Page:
Just as muscles need rest to recover and grow, willpower also requires adequate rest. Engaging in activities that replenish mental energy, such as relaxation techniques or hobbies, can help restore willpower.

3. Mindfulness and Self-awareness:
Developing mindfulness and self-awareness can help individuals recognize their triggers for self-control depletion. By identifying these triggers, individuals can proactively manage their willpower resources.

Willpower, often considered a skill, is better understood as a muscle that can be trained and strengthened. Academic research supports the notion that willpower can be depleted and restored, similar to the dynamics of a muscle. By adopting strategies to build and maintain this muscle, individuals can enhance their self-control and achieve their long-term goals.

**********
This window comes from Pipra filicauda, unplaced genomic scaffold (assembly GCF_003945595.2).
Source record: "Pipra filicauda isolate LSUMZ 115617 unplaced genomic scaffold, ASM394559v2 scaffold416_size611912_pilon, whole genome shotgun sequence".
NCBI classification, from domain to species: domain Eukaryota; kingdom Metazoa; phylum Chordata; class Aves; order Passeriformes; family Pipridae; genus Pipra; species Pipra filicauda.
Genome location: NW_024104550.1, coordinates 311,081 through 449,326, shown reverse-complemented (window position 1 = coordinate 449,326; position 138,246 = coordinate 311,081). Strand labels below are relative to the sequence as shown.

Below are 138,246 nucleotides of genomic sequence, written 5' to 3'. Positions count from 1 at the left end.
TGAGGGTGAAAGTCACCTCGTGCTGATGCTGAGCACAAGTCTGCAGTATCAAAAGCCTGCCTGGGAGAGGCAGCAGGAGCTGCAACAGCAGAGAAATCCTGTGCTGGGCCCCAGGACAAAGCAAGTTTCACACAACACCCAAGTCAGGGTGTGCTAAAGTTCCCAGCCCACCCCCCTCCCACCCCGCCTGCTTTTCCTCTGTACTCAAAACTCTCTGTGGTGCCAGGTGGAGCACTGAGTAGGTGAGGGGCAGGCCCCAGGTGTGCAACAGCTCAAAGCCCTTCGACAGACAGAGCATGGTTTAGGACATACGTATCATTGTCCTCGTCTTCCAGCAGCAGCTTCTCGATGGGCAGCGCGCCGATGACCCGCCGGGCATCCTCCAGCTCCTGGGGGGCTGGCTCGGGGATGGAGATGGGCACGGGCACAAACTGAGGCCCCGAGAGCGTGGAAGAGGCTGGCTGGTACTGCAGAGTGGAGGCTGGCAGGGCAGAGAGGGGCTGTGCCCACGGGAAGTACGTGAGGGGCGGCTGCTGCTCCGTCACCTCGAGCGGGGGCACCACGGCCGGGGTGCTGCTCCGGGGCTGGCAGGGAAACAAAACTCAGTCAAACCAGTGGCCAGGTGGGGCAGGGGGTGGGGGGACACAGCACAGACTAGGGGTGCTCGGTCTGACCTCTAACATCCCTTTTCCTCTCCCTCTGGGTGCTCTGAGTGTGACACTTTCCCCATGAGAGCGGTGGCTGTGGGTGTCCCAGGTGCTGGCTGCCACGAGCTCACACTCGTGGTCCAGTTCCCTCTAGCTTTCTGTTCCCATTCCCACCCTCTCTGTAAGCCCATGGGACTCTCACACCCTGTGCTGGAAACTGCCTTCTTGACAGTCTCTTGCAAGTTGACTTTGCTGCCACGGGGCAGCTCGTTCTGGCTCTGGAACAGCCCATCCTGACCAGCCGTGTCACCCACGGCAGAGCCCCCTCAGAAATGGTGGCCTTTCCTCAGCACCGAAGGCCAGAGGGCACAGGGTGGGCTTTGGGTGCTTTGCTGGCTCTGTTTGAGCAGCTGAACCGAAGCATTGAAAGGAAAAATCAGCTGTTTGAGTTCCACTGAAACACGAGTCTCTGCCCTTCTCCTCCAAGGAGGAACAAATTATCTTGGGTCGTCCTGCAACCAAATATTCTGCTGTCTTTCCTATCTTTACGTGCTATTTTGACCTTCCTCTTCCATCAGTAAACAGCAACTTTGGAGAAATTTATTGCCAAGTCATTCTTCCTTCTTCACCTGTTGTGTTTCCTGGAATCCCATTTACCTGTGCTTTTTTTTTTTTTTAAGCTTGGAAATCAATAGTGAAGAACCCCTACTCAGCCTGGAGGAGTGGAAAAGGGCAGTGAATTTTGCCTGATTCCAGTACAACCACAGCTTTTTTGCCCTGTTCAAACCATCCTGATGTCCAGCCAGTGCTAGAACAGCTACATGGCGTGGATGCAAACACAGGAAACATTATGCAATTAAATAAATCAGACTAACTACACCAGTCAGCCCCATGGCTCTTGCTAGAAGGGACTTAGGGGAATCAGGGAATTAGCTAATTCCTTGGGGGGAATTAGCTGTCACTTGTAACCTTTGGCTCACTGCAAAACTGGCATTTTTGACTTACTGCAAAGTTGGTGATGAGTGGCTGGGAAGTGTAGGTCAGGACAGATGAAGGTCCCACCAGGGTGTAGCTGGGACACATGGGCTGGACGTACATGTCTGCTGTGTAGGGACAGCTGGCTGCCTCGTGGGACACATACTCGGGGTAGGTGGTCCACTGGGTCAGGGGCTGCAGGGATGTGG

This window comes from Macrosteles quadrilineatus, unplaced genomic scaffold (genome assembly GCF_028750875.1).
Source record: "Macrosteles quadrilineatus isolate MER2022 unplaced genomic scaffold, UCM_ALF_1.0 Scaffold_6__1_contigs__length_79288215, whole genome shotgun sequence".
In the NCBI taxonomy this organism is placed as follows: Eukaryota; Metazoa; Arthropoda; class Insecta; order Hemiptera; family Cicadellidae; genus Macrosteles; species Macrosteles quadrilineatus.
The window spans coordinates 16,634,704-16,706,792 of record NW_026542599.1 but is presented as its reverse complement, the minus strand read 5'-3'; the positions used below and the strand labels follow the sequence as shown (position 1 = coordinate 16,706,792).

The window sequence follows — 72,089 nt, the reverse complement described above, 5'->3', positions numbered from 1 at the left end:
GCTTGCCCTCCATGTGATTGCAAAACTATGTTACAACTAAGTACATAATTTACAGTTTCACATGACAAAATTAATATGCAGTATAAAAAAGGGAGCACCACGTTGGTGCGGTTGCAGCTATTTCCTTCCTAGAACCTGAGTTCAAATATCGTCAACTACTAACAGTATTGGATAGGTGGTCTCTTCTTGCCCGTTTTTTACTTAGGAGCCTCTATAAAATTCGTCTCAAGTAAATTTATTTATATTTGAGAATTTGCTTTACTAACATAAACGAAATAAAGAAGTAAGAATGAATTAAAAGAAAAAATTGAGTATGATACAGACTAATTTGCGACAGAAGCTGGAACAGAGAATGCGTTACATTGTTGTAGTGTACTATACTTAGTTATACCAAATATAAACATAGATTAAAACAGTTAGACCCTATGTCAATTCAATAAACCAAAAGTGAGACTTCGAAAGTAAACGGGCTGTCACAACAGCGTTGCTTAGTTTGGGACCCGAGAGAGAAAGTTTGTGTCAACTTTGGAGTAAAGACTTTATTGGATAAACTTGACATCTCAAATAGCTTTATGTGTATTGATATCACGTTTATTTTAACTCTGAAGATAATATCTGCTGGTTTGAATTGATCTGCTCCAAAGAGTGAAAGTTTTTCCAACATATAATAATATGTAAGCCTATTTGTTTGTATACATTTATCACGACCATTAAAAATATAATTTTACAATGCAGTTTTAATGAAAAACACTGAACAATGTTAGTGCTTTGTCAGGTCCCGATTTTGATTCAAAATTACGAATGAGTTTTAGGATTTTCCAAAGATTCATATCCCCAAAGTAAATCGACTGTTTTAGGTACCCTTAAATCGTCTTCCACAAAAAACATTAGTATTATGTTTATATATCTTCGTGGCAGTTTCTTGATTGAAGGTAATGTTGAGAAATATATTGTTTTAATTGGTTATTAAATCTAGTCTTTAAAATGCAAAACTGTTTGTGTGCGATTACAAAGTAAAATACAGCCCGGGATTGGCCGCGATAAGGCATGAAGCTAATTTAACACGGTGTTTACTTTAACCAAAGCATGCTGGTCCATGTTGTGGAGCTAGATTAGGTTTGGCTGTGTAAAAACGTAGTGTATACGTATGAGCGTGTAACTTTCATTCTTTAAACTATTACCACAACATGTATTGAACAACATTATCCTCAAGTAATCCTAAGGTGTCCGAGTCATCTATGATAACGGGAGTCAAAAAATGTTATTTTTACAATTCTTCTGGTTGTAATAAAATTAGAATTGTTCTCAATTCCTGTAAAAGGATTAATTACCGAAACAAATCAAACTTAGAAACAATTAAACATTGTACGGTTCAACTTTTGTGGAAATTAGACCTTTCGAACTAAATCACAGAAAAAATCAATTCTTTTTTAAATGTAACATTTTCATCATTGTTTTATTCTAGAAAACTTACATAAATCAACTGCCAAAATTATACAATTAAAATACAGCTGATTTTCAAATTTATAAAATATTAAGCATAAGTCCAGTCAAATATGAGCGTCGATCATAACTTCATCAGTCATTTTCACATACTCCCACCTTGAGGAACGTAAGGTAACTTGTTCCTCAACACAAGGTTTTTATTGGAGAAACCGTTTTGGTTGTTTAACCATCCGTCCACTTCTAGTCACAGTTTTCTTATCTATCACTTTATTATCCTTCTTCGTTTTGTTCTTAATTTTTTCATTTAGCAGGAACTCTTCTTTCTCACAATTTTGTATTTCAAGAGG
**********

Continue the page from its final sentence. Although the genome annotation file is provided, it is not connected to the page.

1. Baumeister, R. F., & Heatherton, T. F. (1996). Self-regulation failure: An overview. Psychological Inquiry, 7(1), 1-15.
2. Muraven, M., Baumeister, R. F., & Tice, D. M. (1999). Longitudinal improvement of self-regulation through practice: Building self-control strength through repeated exercise. Journal of Social Psychology, 139(4), 446-457.
3. Job, V., Dweck, C. S., & Walton, G. M. (2010). Ego depletion—Is it all in your head? Implicit theories about willpower affect self-regulation. Psychological Science, 21(11), 1686-1693.

Psychology, belief, or training development?

Mindset advocates wax lyrical about Roger Bannister who on May 6, 1954, broke the world record for the mile by nearly two seconds, becoming the first man to (officially) run the distance in under four minutes. The previous world record had lasted for nine years. Within 46 days, Australian Jim Landry broke Bannister’s record by a further 1.5 seconds.